INDIAN WELLS, CALIF.—We’ve been asking for order to be restored on the women’s side for so long that it’s hard to remember that there ever was an order to begin with. In recent years, Slam-less No. 1s have rotated at the top, while first-time major-title winners have popped up and vanished just as quickly. Unruliness seemed destined to reign forever.
But here we are in the third month of 2012 and we’re about to get our second-straight big-event final between Victoria Azarenka and Maria Sharapova, who are currently ranked No. 1 and 2 in the world. It’s the first meeting, believe it or not, between the WTA computer’s top two players since January 2008, when Justine Henin beat Svetlana Kuznetsova in Sydney.
The last match between Vika and Maria was so recent, six weeks ago in Melbourne, that Azarenka's stunningly easy 6-3, 6-0 win there still rings in the ears. In that one, Azarenka was dominant in the first set, and when Sharapova tried to answer in the second, she misfired badly. We shouldn’t expect anything so similarly one-sided on Sunday in Indian Wells, should we? A champion of Sharapova’s caliber wouldn’t let herself be embarrassed like that twice in a row, would she?
In truth, a repeat isn’t all that far-fetched. In the seven matches they’ve played, Azarenka has won four. More crucially, she has won their last three on hard courts, and the two before Australia were almost as one-sided as Melbourne—Vika won 6-4, 6-1 in Stanford in 2010, and 6-1, 6-4 in the Key Biscayne final last April. It was the latter match that sent Azarenka off on the winning roll that she’s still on today.
In Australia, Azarenka beat Sharapova thoroughly, in every way you can. She jumped on her serve, she counterpunched from the baseline, she moved her back and forth along the baseline, and even tormented her with drop shots and lobs. “She was the one dictating from the baseline,” Sharapova said afterward, “and I was the one running like a rabbit.”
Is there hope for the rabbit to win the race this time? Both Sharapova and Azarenka have, for the most part, dominated this week, but both were also forced to make one escape—Vika against Mona Barthel in her opener; Maria against Maria Kirilenko in the quarters. On Friday night, Azarenka was work-woman-like, rather than inspired, in dispatching Angelique Kerber in the semifinals, 6-4, 6-3. Sharapova began her semi with Ana Ivanovic at less than 100 percent physically, according to her coach, Thomas Hogstedt, but she warmed to the diva battle quickly. By the end of a well-played first set, Sharapova was cracking the ball. Her serve, both first and second, held firm when she needed it.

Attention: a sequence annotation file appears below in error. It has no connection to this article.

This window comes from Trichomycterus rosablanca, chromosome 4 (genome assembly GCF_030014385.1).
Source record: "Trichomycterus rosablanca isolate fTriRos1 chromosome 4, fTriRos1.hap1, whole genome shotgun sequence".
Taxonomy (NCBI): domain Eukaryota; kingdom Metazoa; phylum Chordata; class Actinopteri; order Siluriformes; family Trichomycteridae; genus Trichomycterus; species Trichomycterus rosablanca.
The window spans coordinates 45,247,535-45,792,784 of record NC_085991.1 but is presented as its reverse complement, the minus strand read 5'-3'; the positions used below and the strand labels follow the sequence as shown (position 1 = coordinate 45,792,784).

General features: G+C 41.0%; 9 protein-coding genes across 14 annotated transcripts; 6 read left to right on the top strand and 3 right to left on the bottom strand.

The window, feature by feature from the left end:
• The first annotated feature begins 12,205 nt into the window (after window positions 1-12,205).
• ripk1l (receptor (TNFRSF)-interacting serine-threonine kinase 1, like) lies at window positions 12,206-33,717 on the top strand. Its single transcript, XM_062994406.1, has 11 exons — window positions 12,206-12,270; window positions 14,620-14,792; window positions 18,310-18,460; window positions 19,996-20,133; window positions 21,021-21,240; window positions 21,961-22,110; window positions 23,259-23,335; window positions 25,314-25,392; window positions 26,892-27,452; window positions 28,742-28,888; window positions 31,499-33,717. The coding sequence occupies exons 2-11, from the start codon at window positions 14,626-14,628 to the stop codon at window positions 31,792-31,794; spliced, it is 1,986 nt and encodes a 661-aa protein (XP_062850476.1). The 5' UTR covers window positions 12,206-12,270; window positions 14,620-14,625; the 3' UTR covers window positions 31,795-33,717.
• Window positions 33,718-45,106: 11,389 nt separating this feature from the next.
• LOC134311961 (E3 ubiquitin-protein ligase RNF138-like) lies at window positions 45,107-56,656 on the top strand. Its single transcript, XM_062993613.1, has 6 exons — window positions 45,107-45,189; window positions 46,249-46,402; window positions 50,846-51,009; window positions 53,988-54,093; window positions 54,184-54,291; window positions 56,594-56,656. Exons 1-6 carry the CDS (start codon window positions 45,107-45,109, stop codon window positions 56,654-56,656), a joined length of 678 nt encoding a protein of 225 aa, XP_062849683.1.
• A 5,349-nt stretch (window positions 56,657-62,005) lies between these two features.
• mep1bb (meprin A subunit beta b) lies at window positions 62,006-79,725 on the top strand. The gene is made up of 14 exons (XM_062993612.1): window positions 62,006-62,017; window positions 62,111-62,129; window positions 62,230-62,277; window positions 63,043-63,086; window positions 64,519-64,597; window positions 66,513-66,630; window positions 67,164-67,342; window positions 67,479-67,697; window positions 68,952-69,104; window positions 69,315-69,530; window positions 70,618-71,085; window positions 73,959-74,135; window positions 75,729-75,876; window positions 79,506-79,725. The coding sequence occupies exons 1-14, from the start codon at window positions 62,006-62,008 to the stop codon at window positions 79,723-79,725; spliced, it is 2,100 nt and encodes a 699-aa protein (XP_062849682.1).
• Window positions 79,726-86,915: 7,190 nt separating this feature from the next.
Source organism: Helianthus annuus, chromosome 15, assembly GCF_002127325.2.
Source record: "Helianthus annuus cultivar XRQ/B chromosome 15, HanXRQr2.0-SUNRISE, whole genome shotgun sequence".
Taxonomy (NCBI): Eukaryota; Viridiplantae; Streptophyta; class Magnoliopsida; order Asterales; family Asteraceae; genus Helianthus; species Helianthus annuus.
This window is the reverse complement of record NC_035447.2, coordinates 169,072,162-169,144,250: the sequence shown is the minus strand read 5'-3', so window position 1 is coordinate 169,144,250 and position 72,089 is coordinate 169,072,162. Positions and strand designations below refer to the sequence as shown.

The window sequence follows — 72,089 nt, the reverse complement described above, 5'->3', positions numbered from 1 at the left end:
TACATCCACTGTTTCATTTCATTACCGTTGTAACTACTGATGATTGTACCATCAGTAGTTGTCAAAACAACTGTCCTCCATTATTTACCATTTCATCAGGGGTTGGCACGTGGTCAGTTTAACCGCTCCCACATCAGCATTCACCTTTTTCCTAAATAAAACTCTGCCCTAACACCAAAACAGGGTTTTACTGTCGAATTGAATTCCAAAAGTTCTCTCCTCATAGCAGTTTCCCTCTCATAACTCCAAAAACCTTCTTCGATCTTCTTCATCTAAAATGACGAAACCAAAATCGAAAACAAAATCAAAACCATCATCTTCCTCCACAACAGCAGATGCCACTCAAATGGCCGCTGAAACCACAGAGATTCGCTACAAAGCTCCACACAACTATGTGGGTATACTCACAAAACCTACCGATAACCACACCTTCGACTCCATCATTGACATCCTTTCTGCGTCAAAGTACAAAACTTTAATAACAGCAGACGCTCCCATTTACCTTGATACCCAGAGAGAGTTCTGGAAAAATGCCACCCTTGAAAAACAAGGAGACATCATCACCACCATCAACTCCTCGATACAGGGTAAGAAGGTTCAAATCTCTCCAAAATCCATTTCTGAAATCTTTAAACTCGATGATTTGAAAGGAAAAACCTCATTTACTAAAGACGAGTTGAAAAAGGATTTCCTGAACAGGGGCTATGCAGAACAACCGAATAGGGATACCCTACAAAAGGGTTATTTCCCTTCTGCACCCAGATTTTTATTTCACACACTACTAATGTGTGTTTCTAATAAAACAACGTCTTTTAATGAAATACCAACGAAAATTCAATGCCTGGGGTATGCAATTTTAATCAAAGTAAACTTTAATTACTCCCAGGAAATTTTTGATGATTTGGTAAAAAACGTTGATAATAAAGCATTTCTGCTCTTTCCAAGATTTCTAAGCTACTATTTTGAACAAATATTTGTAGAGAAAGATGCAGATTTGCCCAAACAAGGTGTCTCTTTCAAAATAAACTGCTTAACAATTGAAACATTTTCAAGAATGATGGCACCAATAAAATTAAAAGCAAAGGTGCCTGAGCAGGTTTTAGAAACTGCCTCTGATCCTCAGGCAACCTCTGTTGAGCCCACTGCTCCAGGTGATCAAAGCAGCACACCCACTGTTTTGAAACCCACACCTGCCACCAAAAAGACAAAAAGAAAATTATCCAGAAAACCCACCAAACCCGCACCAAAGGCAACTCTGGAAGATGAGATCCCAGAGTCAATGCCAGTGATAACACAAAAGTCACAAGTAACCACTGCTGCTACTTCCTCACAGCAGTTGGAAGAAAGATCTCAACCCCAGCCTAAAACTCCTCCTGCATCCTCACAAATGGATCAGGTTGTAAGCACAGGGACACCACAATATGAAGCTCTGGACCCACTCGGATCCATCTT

And there we may have the key to the match, the Sharapova serve. At the French Open and Wimbledon last year, she fought her way to the semis and final, respectively, only to have her most vulnerable shot betray her. Close but no cigar has been a theme of the current, 2011-2012 iteration of Sharapova. Finalist at Wimbledon, the Australian Open, and Key Biscayne, semifinalist at Roland Garros, she has consistently looked like the player to beat—and then she’s been beaten.
The story has obviously been different for Azarenka. She’s been winning any which way she can in 2012—sneaking past Kim Clijsters before blowing out Maria in Melbourne; with an ankle injury against Agnieszka Radwanska in Doha, and then with a large chip on her shoulder against Radwanska in Indian Wells. Tomorrow she’ll be motivated to win a tournament she’s never won; to show that the Aussie final was no fluke; and to extend her season-opening win streak to 23, which would get her to Key Biscayne, where she’s the defending champion, unscathed.
Aside from Sharapova’s issues with her serve, Azarenka is the better mover and the more consistent baseliner. While Vika, unless she happens to be teaching her opponent a lesson that day, can’t normally reach the ball-striking heights of Maria at her best, she’s also less likely to have a terrible day. That base of consistency and confidence, along with her current No. 1 player’s ability to win without her best, should lift Azarenka.
But hopefully it doesn’t sink Sharapova too low. Now that we’ve got some order on the court, the next step is to put a good match out there with it.